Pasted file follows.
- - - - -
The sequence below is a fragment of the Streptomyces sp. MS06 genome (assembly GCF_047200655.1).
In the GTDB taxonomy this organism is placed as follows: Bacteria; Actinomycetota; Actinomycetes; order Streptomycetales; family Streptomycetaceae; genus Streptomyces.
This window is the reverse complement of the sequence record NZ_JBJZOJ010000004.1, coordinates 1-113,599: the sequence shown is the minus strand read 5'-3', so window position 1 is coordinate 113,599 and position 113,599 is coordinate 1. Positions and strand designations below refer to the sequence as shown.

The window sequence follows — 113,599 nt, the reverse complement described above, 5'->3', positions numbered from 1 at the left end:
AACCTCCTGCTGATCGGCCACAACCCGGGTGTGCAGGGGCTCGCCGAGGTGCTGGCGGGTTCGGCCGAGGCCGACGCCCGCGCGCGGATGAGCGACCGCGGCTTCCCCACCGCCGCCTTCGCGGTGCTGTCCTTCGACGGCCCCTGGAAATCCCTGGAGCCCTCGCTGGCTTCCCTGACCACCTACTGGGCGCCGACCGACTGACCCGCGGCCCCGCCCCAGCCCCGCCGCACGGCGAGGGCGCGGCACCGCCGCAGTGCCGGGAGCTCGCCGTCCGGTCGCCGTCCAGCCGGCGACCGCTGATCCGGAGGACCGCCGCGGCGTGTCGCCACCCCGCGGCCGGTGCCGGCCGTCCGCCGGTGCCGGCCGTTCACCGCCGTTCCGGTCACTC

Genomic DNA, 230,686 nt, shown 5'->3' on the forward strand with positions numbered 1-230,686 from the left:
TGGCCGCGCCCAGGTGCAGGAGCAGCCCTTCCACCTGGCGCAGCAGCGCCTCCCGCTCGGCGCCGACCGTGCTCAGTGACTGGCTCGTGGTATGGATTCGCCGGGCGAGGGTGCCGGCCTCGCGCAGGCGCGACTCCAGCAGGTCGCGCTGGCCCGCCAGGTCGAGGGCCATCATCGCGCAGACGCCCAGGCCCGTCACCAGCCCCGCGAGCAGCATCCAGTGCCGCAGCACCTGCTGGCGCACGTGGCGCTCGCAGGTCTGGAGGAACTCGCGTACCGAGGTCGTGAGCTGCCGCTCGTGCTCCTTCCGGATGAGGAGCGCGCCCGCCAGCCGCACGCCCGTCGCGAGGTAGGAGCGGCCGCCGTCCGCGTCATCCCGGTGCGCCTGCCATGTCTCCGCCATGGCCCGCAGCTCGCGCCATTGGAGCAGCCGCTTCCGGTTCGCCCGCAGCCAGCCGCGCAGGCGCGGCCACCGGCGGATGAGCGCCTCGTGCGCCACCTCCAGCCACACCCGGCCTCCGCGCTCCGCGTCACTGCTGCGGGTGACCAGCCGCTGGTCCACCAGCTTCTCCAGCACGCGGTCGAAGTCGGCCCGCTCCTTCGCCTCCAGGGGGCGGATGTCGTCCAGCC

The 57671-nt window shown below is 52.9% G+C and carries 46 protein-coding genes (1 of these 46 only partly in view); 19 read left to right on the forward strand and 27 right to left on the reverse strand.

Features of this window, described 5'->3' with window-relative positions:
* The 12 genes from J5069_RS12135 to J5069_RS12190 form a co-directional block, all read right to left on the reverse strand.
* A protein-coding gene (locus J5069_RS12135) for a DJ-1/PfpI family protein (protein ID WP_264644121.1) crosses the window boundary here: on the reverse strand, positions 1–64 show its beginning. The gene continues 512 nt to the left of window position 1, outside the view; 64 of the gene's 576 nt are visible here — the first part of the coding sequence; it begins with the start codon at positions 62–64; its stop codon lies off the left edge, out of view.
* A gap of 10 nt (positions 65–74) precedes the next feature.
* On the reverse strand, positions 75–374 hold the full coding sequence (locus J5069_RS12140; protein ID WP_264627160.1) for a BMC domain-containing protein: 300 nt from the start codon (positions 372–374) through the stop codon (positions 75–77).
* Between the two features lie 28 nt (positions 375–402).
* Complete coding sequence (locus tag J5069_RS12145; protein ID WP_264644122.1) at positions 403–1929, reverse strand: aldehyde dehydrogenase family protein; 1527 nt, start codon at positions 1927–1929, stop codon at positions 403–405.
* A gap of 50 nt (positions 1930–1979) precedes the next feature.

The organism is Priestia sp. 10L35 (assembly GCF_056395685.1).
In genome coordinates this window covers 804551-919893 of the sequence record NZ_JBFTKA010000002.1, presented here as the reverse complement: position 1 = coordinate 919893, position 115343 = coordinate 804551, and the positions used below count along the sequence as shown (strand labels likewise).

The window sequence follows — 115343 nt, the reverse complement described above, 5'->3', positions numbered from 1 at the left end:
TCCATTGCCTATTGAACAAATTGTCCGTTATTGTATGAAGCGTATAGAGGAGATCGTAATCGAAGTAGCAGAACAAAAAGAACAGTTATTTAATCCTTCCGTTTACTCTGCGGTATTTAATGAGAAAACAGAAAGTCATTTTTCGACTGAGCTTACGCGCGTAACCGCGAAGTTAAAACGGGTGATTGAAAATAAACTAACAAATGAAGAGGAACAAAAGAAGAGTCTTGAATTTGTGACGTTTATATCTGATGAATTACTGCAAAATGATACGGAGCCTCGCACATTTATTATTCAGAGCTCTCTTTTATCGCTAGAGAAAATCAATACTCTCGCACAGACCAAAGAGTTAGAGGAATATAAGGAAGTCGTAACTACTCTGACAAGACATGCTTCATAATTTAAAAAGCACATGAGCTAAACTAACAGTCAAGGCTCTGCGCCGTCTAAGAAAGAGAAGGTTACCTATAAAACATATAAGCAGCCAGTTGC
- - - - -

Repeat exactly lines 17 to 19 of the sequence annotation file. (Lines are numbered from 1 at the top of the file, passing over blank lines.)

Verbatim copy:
The organism is Priestia sp. 10L35 (assembly GCF_056395685.1).
In genome coordinates this window covers 804551-919893 of the sequence record NZ_JBFTKA010000002.1, presented here as the reverse complement: position 1 = coordinate 919893, position 115343 = coordinate 804551, and the positions used below count along the sequence as shown (strand labels likewise).

The window sequence follows — 115343 nt, the reverse complement described above, 5'->3', positions numbered from 1 at the left end: